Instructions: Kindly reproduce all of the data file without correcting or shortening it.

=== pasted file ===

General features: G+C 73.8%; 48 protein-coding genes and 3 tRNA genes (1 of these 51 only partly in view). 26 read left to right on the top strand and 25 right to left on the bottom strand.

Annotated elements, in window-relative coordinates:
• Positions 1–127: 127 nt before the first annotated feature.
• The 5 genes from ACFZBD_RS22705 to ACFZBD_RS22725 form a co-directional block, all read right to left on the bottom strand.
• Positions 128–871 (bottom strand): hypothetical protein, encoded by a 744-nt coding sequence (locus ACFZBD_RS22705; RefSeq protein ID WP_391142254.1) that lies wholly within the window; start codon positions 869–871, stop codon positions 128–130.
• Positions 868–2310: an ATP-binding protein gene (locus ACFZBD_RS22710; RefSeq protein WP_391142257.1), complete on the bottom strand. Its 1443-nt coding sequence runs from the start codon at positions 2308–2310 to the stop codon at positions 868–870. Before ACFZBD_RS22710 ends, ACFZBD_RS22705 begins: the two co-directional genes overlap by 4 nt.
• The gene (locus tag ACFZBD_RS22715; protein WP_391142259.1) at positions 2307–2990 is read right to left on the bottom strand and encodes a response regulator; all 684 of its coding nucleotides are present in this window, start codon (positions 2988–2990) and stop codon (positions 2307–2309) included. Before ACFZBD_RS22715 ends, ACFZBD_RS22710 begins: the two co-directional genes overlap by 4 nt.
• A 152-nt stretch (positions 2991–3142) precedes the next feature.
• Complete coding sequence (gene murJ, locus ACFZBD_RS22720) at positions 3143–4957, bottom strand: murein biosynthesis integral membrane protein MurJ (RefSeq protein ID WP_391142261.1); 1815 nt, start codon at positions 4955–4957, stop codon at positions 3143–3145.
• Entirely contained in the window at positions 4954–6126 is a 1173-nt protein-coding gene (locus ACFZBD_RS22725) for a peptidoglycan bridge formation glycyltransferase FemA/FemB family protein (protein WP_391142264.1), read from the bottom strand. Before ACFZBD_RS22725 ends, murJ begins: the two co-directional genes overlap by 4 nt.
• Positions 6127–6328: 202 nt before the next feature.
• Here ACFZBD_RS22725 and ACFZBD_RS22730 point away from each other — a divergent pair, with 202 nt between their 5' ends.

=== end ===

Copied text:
General features: G+C 73.8%; 48 protein-coding genes and 3 tRNA genes (1 of these 51 only partly in view). 26 read left to right on the top strand and 25 right to left on the bottom strand.

Annotated elements, in window-relative coordinates:
• Positions 1–127: 127 nt before the first annotated feature.
• The 5 genes from ACFZBD_RS22705 to ACFZBD_RS22725 form a co-directional block, all read right to left on the bottom strand.
• Positions 128–871 (bottom strand): hypothetical protein, encoded by a 744-nt coding sequence (locus ACFZBD_RS22705; RefSeq protein ID WP_391142254.1) that lies wholly within the window; start codon positions 869–871, stop codon positions 128–130.
• Positions 868–2310: an ATP-binding protein gene (locus ACFZBD_RS22710; RefSeq protein WP_391142257.1), complete on the bottom strand. Its 1443-nt coding sequence runs from the start codon at positions 2308–2310 to the stop codon at positions 868–870. Before ACFZBD_RS22710 ends, ACFZBD_RS22705 begins: the two co-directional genes overlap by 4 nt.
• The gene (locus tag ACFZBD_RS22715; protein WP_391142259.1) at positions 2307–2990 is read right to left on the bottom strand and encodes a response regulator; all 684 of its coding nucleotides are present in this window, start codon (positions 2988–2990) and stop codon (positions 2307–2309) included. Before ACFZBD_RS22715 ends, ACFZBD_RS22710 begins: the two co-directional genes overlap by 4 nt.
• A 152-nt stretch (positions 2991–3142) precedes the next feature.
• Complete coding sequence (gene murJ, locus ACFZBD_RS22720) at positions 3143–4957, bottom strand: murein biosynthesis integral membrane protein MurJ (RefSeq protein ID WP_391142261.1); 1815 nt, start codon at positions 4955–4957, stop codon at positions 3143–3145.
• Entirely contained in the window at positions 4954–6126 is a 1173-nt protein-coding gene (locus ACFZBD_RS22725) for a peptidoglycan bridge formation glycyltransferase FemA/FemB family protein (protein WP_391142264.1), read from the bottom strand. Before ACFZBD_RS22725 ends, murJ begins: the two co-directional genes overlap by 4 nt.
• Positions 6127–6328: 202 nt before the next feature.
• Here ACFZBD_RS22725 and ACFZBD_RS22730 point away from each other — a divergent pair, with 202 nt between their 5' ends.